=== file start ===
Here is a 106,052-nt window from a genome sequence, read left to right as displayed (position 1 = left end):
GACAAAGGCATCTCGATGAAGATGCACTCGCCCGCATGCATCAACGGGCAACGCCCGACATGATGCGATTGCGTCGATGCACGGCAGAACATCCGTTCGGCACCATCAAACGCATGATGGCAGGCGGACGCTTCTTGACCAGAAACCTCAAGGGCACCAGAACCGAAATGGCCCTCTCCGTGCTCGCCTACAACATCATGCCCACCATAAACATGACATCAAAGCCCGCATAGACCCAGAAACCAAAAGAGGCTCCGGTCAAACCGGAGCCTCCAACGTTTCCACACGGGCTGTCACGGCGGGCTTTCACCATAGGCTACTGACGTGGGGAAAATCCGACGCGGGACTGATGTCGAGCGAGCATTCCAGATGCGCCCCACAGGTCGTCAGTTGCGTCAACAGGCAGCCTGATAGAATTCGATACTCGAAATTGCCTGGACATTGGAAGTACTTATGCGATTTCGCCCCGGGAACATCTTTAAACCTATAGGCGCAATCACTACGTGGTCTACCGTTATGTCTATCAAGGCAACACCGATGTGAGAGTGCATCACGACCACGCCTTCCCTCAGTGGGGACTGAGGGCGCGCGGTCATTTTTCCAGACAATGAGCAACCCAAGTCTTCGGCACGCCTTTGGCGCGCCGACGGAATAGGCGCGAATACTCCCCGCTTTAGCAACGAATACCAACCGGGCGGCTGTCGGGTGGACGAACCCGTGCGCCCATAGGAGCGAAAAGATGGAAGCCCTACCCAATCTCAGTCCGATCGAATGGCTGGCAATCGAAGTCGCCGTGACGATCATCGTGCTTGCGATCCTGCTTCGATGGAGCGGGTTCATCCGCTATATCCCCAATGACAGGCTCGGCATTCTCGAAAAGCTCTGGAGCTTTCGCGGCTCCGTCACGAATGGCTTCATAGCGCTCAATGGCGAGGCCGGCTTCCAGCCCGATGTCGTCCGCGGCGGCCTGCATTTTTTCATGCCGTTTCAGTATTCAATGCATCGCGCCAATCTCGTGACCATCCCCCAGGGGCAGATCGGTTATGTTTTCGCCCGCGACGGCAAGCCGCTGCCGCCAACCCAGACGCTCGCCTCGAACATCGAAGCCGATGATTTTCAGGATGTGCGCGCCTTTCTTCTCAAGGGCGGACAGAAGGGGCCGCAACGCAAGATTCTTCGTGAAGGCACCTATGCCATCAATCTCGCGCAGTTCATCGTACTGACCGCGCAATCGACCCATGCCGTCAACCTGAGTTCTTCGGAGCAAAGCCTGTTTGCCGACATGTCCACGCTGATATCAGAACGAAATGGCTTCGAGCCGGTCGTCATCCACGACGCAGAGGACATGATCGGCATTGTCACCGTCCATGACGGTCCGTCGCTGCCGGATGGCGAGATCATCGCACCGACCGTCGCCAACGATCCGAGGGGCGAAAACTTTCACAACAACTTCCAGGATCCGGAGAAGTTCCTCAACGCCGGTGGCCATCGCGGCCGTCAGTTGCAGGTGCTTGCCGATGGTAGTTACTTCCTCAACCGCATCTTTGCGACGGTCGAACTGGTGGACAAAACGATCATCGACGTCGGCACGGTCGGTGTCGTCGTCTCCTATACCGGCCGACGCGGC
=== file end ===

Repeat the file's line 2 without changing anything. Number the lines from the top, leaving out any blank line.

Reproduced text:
GACAAAGGCATCTCGATGAAGATGCACTCGCCCGCATGCATCAACGGGCAACGCCCGACATGATGCGATTGCGTCGATGCACGGCAGAACATCCGTTCGGCACCATCAAACGCATGATGGCAGGCGGACGCTTCTTGACCAGAAACCTCAAGGGCACCAGAACCGAAATGGCCCTCTCCGTGCTCGCCTACAACATCATGCCCACCATAAACATGACATCAAAGCCCGCATAGACCCAGAAACCAAAAGAGGCTCCGGTCAAACCGGAGCCTCCAACGTTTCCACACGGGCTGTCACGGCGGGCTTTCACCATAGGCTACTGACGTGGGGAAAATCCGACGCGGGACTGATGTCGAGCGAGCATTCCAGATGCGCCCCACAGGTCGTCAGTTGCGTCAACAGGCAGCCTGATAGAATTCGATACTCGAAATTGCCTGGACATTGGAAGTACTTATGCGATTTCGCCCCGGGAACATCTTTAAACCTATAGGCGCAATCACTACGTGGTCTACCGTTATGTCTATCAAGGCAACACCGATGTGAGAGTGCATCACGACCACGCCTTCCCTCAGTGGGGACTGAGGGCGCGCGGTCATTTTTCCAGACAATGAGCAACCCAAGTCTTCGGCACGCCTTTGGCGCGCCGACGGAATAGGCGCGAATACTCCCCGCTTTAGCAACGAATACCAACCGGGCGGCTGTCGGGTGGACGAACCCGTGCGCCCATAGGAGCGAAAAGATGGAAGCCCTACCCAATCTCAGTCCGATCGAATGGCTGGCAATCGAAGTCGCCGTGACGATCATCGTGCTTGCGATCCTGCTTCGATGGAGCGGGTTCATCCGCTATATCCCCAATGACAGGCTCGGCATTCTCGAAAAGCTCTGGAGCTTTCGCGGCTCCGTCACGAATGGCTTCATAGCGCTCAATGGCGAGGCCGGCTTCCAGCCCGATGTCGTCCGCGGCGGCCTGCATTTTTTCATGCCGTTTCAGTATTCAATGCATCGCGCCAATCTCGTGACCATCCCCCAGGGGCAGATCGGTTATGTTTTCGCCCGCGACGGCAAGCCGCTGCCGCCAACCCAGACGCTCGCCTCGAACATCGAAGCCGATGATTTTCAGGATGTGCGCGCCTTTCTTCTCAAGGGCGGACAGAAGGGGCCGCAACGCAAGATTCTTCGTGAAGGCACCTATGCCATCAATCTCGCGCAGTTCATCGTACTGACCGCGCAATCGACCCATGCCGTCAACCTGAGTTCTTCGGAGCAAAGCCTGTTTGCCGACATGTCCACGCTGATATCAGAACGAAATGGCTTCGAGCCGGTCGTCATCCACGACGCAGAGGACATGATCGGCATTGTCACCGTCCATGACGGTCCGTCGCTGCCGGATGGCGAGATCATCGCACCGACCGTCGCCAACGATCCGAGGGGCGAAAACTTTCACAACAACTTCCAGGATCCGGAGAAGTTCCTCAACGCCGGTGGCCATCGCGGCCGTCAGTTGCAGGTGCTTGCCGATGGTAGTTACTTCCTCAACCGCATCTTTGCGACGGTCGAACTGGTGGACAAAACGATCATCGACGTCGGCACGGTCGGTGTCGTCGTCTCCTATACCGGCCGACGCGGC